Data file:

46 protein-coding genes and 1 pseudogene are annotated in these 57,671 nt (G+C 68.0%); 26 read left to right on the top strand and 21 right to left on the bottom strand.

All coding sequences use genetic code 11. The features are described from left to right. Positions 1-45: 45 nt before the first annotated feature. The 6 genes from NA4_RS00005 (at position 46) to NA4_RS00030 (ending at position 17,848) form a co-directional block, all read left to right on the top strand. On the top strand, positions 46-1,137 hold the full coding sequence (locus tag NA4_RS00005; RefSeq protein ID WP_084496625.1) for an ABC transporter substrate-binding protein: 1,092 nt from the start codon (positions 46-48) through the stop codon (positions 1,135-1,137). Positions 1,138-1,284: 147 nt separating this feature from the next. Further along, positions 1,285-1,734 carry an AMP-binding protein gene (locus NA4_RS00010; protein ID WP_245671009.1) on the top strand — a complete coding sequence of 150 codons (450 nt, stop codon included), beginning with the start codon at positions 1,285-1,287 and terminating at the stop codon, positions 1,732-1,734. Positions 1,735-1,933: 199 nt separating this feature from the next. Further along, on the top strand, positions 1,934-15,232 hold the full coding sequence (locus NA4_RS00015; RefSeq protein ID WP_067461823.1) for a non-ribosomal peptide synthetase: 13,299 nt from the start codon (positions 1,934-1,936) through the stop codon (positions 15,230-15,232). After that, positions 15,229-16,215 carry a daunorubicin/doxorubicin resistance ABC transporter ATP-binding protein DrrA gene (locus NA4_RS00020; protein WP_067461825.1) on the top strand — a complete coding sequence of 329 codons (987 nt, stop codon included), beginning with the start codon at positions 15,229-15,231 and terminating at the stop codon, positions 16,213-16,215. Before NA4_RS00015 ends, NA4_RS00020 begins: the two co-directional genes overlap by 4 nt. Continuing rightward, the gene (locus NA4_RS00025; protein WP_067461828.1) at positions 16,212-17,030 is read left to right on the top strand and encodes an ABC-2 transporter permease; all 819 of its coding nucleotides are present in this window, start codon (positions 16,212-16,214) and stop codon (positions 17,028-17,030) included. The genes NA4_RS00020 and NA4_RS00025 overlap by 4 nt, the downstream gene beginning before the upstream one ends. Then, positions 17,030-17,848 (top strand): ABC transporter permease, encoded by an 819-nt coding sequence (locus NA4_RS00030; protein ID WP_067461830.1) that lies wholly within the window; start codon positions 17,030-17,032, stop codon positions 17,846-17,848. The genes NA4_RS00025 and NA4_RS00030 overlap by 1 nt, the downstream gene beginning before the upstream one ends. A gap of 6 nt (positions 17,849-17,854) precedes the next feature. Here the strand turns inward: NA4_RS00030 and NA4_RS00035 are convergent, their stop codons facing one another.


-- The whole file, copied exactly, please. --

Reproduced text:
46 protein-coding genes and 1 pseudogene are annotated in these 57,671 nt (G+C 68.0%); 26 read left to right on the top strand and 21 right to left on the bottom strand.

All coding sequences use genetic code 11. The features are described from left to right. Positions 1-45: 45 nt before the first annotated feature. The 6 genes from NA4_RS00005 (at position 46) to NA4_RS00030 (ending at position 17,848) form a co-directional block, all read left to right on the top strand. On the top strand, positions 46-1,137 hold the full coding sequence (locus tag NA4_RS00005; RefSeq protein ID WP_084496625.1) for an ABC transporter substrate-binding protein: 1,092 nt from the start codon (positions 46-48) through the stop codon (positions 1,135-1,137). Positions 1,138-1,284: 147 nt separating this feature from the next. Further along, positions 1,285-1,734 carry an AMP-binding protein gene (locus NA4_RS00010; protein ID WP_245671009.1) on the top strand — a complete coding sequence of 150 codons (450 nt, stop codon included), beginning with the start codon at positions 1,285-1,287 and terminating at the stop codon, positions 1,732-1,734. Positions 1,735-1,933: 199 nt separating this feature from the next. Further along, on the top strand, positions 1,934-15,232 hold the full coding sequence (locus NA4_RS00015; RefSeq protein ID WP_067461823.1) for a non-ribosomal peptide synthetase: 13,299 nt from the start codon (positions 1,934-1,936) through the stop codon (positions 15,230-15,232). After that, positions 15,229-16,215 carry a daunorubicin/doxorubicin resistance ABC transporter ATP-binding protein DrrA gene (locus NA4_RS00020; protein WP_067461825.1) on the top strand — a complete coding sequence of 329 codons (987 nt, stop codon included), beginning with the start codon at positions 15,229-15,231 and terminating at the stop codon, positions 16,213-16,215. Before NA4_RS00015 ends, NA4_RS00020 begins: the two co-directional genes overlap by 4 nt. Continuing rightward, the gene (locus NA4_RS00025; protein WP_067461828.1) at positions 16,212-17,030 is read left to right on the top strand and encodes an ABC-2 transporter permease; all 819 of its coding nucleotides are present in this window, start codon (positions 16,212-16,214) and stop codon (positions 17,028-17,030) included. The genes NA4_RS00020 and NA4_RS00025 overlap by 4 nt, the downstream gene beginning before the upstream one ends. Then, positions 17,030-17,848 (top strand): ABC transporter permease, encoded by an 819-nt coding sequence (locus NA4_RS00030; protein ID WP_067461830.1) that lies wholly within the window; start codon positions 17,030-17,032, stop codon positions 17,846-17,848. The genes NA4_RS00025 and NA4_RS00030 overlap by 1 nt, the downstream gene beginning before the upstream one ends. A gap of 6 nt (positions 17,849-17,854) precedes the next feature. Here the strand turns inward: NA4_RS00030 and NA4_RS00035 are convergent, their stop codons facing one another.